Friday, 30 July 2010

Why are we doing this?

As I am waiting for my angel Jamie to take me to the airport I cannot help reflecting over the past week. Why am I doing this? I have travelled across the globe in packed planes, getting up ridiculously early in the morning, changing planes under extreme stress, slept six nights in a strange bed, eaten casual and irregular meals, missed my family, my garden and my cat. What's the reward?

In the beginning of my career I went to all the conferences I could go to, applied for all possible grants (and frequently got them), guest-lectured, travelled more than can possibly be healthy. It was exciting, but it was also necessary to build up a CV. I don't need more merits. Why am I doing this?

A student actually asked me a good question the other day: "What do you like most about being a professor?" (Now, note that a professor in the US is any university teacher). I had to think a few seconds before I answered: "Students".

I am doing it because I like meeting students. This is also why I like guest-lecturing better than conferences. I certainly like meeting colleagues, old and new, but there is no greater joy than meeting students and hoping that maybe, somehow, I will plant a little seed. Leave an academic footprint.

Maybe some student that I met during this week decides that academic career is after all worth the trouble. Or the other way round. Maybe some student's career will take a new turn, without any of us being aware of it. Maybe ten years from now I will meet one of the Hollins students at a huge international conference, giving a keynote address. Maybe one of the papers I have judged will develop into a fantastic piece of scholarship.

This is the reward. This is why we are doing it.

Sorry for getting sentimental.

Wednesday, 28 July 2010


Yesterday I sat in a class on creative writing. It has been ages since I was creative, although many years ago, when I lived in Amherst, I attended Jane Yolen's critique group and another, less famous one in which I even presented my own piece.

I have always been slightly skeptical toward creative writing as an academic subject since I cannot see how it can be judged by the same criteria, but it has been done all over the world, and you can get your PhD in creative writing nowadays. You can even be a professor or chair of creative writing.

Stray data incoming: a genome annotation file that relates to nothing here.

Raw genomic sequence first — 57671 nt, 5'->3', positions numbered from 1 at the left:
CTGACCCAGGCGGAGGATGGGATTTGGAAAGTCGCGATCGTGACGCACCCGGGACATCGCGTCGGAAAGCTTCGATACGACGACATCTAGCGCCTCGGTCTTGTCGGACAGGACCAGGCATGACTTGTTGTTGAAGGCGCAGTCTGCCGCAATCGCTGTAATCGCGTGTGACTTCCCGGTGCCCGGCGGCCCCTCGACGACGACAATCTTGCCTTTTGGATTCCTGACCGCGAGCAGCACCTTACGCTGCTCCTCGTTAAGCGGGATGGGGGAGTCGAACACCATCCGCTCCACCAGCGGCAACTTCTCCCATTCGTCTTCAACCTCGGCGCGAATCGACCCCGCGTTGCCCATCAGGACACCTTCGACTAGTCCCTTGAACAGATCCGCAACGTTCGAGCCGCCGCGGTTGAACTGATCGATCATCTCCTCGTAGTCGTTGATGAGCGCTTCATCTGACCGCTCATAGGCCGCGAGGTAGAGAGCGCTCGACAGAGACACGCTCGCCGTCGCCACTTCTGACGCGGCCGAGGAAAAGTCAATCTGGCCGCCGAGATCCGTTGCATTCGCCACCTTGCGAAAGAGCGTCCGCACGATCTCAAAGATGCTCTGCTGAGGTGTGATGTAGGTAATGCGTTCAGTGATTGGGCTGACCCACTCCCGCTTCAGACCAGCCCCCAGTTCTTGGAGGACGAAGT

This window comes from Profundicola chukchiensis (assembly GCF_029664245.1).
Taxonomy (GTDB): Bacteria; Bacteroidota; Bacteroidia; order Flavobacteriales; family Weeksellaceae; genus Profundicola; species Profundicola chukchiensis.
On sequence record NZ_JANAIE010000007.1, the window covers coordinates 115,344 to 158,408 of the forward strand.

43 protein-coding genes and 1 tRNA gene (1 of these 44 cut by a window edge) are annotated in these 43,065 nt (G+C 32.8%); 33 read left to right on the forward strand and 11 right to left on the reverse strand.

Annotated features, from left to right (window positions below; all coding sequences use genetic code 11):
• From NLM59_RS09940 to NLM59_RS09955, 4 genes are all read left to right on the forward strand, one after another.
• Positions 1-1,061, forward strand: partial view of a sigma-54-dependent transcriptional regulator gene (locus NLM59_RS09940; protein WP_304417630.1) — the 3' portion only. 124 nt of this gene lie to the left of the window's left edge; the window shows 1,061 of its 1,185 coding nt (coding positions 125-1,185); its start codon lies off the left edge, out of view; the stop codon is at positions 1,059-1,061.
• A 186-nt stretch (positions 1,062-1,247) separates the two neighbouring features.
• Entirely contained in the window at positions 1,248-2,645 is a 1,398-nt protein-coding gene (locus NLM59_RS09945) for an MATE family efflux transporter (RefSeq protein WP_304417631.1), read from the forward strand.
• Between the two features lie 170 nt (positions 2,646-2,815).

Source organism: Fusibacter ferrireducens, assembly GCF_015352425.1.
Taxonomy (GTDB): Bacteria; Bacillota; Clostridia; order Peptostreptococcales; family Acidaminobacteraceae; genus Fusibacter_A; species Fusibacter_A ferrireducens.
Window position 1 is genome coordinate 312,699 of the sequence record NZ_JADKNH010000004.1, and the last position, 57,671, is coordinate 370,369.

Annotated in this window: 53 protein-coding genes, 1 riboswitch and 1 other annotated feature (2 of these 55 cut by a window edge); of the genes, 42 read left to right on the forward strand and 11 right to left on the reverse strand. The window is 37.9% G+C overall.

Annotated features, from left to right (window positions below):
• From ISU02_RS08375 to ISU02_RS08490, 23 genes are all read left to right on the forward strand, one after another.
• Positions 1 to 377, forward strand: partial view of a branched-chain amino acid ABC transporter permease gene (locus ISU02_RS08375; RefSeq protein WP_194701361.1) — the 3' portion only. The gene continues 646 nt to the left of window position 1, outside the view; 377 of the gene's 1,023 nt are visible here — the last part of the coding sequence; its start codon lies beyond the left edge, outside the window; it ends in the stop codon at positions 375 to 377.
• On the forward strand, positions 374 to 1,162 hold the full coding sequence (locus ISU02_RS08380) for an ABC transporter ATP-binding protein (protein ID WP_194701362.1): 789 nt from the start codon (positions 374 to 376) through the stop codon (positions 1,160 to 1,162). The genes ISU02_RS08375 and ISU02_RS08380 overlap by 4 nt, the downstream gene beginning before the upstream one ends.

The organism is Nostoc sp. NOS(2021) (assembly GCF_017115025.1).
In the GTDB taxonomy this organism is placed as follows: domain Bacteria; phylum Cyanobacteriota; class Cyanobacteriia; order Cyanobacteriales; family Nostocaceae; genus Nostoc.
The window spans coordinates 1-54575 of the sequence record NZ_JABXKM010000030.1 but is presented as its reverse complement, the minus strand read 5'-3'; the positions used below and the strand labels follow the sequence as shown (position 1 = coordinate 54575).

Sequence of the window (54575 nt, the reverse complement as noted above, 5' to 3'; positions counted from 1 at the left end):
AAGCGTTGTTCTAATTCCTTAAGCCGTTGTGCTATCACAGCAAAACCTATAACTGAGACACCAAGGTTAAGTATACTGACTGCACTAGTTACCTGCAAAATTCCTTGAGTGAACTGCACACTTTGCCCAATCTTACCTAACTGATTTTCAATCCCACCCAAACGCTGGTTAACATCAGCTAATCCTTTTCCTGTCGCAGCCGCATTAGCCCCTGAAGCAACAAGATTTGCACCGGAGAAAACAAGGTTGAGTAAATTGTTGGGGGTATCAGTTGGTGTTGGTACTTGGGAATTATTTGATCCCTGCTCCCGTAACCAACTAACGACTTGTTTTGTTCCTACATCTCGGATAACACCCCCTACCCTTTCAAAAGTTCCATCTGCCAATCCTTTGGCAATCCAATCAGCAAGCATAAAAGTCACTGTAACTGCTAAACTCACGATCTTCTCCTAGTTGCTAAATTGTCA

(Can writing be uncreative? I'd like to take a course in uncreative writing. Presumably, academic writing is uncreative. I'd say that 95% of published children's books are uncreative.)

The class I went to yesterday was on writing chapter books. From my uncreative academic point of view, chapter books is an unnecessary concept, but I know it's useful for marketing. And it was fascinating to listen to students critiquing each other's chapters paying attention to the implied audience. Can you use the word "stipulation" if you are employing a first-person child narrator? I am used to analyse published work, but the questions are the same: does the voice sound right? Is it consistent? Is the setting explicit? Is characterisation effective? It's just that I do it from outside rather than inside.

At least one text was really stunning.

The class brings back memories of a short time when I was at crossroads. I had published my first novel for children and was encouraged to submit another. There were no academic positions in sight. I was seriously considering quitting academia and embarking on full-time writing, creative or not. Where would I have been now?

Tuesday, 27 July 2010

A matter of habit

It is amazing how quickly you forget things that once were self-evident. In American universities, classes are taught either on Monday-Wednesday-Friday or Tuesday-Thursday. Everybody knows this. If I hadn't known, or rather hadn't retrieved it from the deepest corners of my memory, I would have problems decoding the casual referenses here. I used to prefer Tuesday-Thursday because the Monday-Wednesday-Thursday sessions are too short for a reasonable discussion. But in fact it is no more and no less strange that in Cambridge, we always teach part-time students on Wednesday afternoons. Everybody know this!

I keep saying "in Cambridge, we..." about things that two years ago felt weird. Team-teaching is the most natural thing to do now. How can it be otherwise? How can students take several classes at a time? How can possibly an instructor mark her own students' work?